Ratings Agencies and the Municipal Market
In this article, we review our thoughts on the value of credit ratings within the municipal market. Even though ratings agencies appear to have misjudged the credit worthiness of some mortgage-backed securities leading up to the financial crisis of 2007–2009, we believe their ratings are still of importance in assessing the default risk of municipal bonds. We have received numerous questions recently about the usefulness of municipal bond credit ratings given the default rates of subprime mortgage-backed securities, which were highly rated prior to the recent financial crisis. While there clearly are some flaws with the ratings model that exists today (such as bond issuers paying the ratings agencies for the ratings), we believe there are fundamental differences between rating municipal bonds and rating mortgage-backed securities. Further, we have been discussing the usefulness of municipal bond credit ratings with municipal credit analysts and money managers and researching the history of credit ratings and defaults within the municipal market. These discussions and research have given us additional comfort that municipal market credit ratings, especially when combined with market pricing, have value in separating out those bonds with higher default risk.
Rating Subprime Mortgage-Backed Securities
The process of rating mortgage-backed securities with credit risk is far from easy. Most mortgage-backed securities consist of a large number of mortgage loans given to people with varying levels of credit worthiness, ages, socioeconomic statuses and homes in different geographic locations. Determining the level of default risk in the securities is a tricky proposition.
Compounding the problem is that you have to project the degree to which housing prices could drop and the likelihood of other people defaulting on their mortgages if one person defaults. Needless to say, establishing a rating (even if done properly) is very complicated. In hindsight, it is clear that the model used for how far housing prices could fall was not calibrated correctly, and the likelihood of a wave of defaults was not foreseen.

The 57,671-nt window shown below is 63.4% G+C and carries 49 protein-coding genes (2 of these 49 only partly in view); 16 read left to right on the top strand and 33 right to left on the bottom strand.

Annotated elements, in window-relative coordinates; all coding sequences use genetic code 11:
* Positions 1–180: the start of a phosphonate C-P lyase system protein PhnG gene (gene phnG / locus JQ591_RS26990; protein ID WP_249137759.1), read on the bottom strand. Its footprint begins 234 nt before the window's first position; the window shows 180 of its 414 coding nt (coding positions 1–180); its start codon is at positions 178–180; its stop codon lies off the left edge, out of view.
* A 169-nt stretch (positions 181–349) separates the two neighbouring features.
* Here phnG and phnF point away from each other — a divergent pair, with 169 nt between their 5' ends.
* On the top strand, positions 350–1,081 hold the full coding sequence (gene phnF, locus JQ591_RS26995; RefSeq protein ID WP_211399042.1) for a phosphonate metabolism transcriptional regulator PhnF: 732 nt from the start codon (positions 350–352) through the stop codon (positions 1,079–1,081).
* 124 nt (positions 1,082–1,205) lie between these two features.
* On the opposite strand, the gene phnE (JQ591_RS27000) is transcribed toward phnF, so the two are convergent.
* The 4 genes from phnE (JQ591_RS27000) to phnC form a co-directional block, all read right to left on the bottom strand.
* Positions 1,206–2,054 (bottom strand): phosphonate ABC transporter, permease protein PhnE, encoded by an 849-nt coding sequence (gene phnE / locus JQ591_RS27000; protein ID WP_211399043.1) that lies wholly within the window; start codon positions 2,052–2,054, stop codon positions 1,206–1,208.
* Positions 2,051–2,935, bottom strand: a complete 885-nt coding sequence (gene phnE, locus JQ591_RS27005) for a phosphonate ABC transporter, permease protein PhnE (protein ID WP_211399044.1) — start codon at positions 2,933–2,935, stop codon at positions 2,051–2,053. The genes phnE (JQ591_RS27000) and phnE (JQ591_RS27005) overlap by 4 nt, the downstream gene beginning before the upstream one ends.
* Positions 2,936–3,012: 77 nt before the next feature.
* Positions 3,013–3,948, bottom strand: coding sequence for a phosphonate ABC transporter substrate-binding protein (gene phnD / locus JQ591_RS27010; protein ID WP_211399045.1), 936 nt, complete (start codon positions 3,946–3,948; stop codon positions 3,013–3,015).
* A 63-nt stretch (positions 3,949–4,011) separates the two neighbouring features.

Rating Municipal Bonds
Rating municipal bonds is nothing like the process described above. General obligation bonds are backed by the full faith and credit and taxing power of the issuing entity. Some of the key factors that help determine the credit rating of the issuer are:
- Unreserved general fund levels — This is essentially money set aside that could be used to cover revenue shortfalls. Issuers with substantial amounts of money set aside are considered to be of better credit worthiness.
- Market value per capita — This is the total market value of all property within a given jurisdiction divided by total population. A higher level of market value generally indicates lower credit risk.
- Taxpayer concentration — This metric gives an indication of what proportion of tax revenues come from a small number of taxpayers. A more concentrated tax base generally means higher credit risk.
- Debt burden — This is the overall level of debt divided by the population within that municipality or the number of households in that municipality. Debt burdens below $1,000 are considered low.
For essential service revenue bonds, some of the key metrics are:
- Debt service coverage — This term refers to the amount of revenues in place to cover debt payments. Generally, a coverage percentage of 150 percent would be considered strong.
- Liquidity — This typically relates to the amount of days of working capital cash on hand. Entities with 120 days or more of cash on hand would be considered very liquid.
- Revenue concentration — This is similar to the concept of taxpayer concentration noted above for general obligation bonds. It refers to the percentage of total revenues that come from a certain number of customers.
These metrics highlight a fundamental difference in the process of assigning credit ratings to mortgage-backed securities versus municipal bonds. The former is largely a model-driven process (such as the likelihood home prices could fall by 10 percent), while the latter is grounded in known financial data.
Historical Default Rates of Municipal Bonds
Historical default rates over the period of 1970–2009 also confirm the usefulness of the ratings in terms of predicting default rates. As the table below shows, lower-rated bonds have defaulted at a higher rate than higher-rated bonds.1 This is exactly what one would hope to see.